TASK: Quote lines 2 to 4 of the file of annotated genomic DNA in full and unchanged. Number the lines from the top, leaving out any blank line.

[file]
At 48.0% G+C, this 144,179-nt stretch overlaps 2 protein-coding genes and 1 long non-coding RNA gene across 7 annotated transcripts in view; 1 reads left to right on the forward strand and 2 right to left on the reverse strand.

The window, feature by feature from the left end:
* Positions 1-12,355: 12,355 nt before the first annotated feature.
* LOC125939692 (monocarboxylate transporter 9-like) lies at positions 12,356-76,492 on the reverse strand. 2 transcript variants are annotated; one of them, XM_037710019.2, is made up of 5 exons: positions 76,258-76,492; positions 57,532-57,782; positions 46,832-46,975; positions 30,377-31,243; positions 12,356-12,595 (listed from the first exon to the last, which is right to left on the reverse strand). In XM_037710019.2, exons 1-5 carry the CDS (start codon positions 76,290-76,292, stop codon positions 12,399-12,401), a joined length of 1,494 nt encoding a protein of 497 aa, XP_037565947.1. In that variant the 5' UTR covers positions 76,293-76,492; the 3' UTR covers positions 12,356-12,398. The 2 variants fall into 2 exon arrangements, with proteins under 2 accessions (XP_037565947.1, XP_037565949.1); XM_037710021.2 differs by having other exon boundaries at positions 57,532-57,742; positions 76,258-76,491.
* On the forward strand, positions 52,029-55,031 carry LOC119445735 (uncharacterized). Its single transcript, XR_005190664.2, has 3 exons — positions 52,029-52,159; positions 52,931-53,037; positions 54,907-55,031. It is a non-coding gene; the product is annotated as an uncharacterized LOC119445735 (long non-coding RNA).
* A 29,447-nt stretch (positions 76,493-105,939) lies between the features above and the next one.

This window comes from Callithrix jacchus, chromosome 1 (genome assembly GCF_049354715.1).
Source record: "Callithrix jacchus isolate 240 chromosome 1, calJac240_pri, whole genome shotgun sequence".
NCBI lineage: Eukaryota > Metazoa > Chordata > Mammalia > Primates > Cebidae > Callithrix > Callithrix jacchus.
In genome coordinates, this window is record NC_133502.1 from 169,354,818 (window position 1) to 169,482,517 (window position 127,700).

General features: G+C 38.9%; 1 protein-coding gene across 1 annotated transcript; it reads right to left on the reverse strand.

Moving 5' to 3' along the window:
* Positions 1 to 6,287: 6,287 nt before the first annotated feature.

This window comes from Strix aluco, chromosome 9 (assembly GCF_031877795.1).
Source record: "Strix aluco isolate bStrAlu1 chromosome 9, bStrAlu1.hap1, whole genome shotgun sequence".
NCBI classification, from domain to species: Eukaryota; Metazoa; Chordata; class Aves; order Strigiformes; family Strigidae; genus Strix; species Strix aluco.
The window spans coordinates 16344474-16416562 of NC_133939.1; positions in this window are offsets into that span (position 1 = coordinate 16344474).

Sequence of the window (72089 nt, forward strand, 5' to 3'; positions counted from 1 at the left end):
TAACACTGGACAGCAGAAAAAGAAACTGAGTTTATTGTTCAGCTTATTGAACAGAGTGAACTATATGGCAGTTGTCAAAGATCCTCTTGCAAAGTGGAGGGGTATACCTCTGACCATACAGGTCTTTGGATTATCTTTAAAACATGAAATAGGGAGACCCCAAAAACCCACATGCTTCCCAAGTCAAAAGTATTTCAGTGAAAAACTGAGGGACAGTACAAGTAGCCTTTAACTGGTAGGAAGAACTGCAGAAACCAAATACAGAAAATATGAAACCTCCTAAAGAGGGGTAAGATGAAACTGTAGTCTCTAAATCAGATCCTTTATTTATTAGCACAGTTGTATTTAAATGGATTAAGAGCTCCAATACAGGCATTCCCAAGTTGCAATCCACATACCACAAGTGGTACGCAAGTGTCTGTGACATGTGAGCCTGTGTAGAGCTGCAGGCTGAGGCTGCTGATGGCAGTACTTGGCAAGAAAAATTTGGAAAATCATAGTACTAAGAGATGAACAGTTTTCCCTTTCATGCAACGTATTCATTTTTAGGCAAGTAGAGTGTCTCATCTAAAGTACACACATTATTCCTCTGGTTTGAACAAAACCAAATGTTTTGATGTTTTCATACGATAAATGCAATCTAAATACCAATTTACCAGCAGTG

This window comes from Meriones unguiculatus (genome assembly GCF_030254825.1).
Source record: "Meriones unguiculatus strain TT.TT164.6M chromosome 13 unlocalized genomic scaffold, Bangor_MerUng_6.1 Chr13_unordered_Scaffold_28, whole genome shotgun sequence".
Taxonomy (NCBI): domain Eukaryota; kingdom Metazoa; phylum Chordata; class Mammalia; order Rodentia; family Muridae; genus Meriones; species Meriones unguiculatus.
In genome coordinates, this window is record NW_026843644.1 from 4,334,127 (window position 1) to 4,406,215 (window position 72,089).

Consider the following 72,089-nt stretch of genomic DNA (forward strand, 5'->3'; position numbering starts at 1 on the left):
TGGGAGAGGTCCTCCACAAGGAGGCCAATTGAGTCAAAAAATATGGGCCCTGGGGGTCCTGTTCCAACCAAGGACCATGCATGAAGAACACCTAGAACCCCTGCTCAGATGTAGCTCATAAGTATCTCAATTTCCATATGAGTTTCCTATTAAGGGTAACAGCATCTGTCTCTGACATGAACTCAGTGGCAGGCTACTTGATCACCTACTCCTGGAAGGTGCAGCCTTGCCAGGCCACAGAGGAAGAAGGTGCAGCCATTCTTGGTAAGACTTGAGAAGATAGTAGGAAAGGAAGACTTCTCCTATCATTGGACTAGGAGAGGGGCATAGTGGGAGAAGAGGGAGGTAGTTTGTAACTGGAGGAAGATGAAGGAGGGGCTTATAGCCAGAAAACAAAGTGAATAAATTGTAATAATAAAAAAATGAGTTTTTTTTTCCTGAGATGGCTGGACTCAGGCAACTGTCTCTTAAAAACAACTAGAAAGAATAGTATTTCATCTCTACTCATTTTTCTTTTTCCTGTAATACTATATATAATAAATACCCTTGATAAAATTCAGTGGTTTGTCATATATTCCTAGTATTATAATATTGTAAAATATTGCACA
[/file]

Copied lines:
The window, feature by feature from the left end:
* Positions 1-12,355: 12,355 nt before the first annotated feature.
* LOC125939692 (monocarboxylate transporter 9-like) lies at positions 12,356-76,492 on the reverse strand. 2 transcript variants are annotated; one of them, XM_037710019.2, is made up of 5 exons: positions 76,258-76,492; positions 57,532-57,782; positions 46,832-46,975; positions 30,377-31,243; positions 12,356-12,595 (listed from the first exon to the last, which is right to left on the reverse strand). In XM_037710019.2, exons 1-5 carry the CDS (start codon positions 76,290-76,292, stop codon positions 12,399-12,401), a joined length of 1,494 nt encoding a protein of 497 aa, XP_037565947.1. In that variant the 5' UTR covers positions 76,293-76,492; the 3' UTR covers positions 12,356-12,398. The 2 variants fall into 2 exon arrangements, with proteins under 2 accessions (XP_037565947.1, XP_037565949.1); XM_037710021.2 differs by having other exon boundaries at positions 57,532-57,742; positions 76,258-76,491.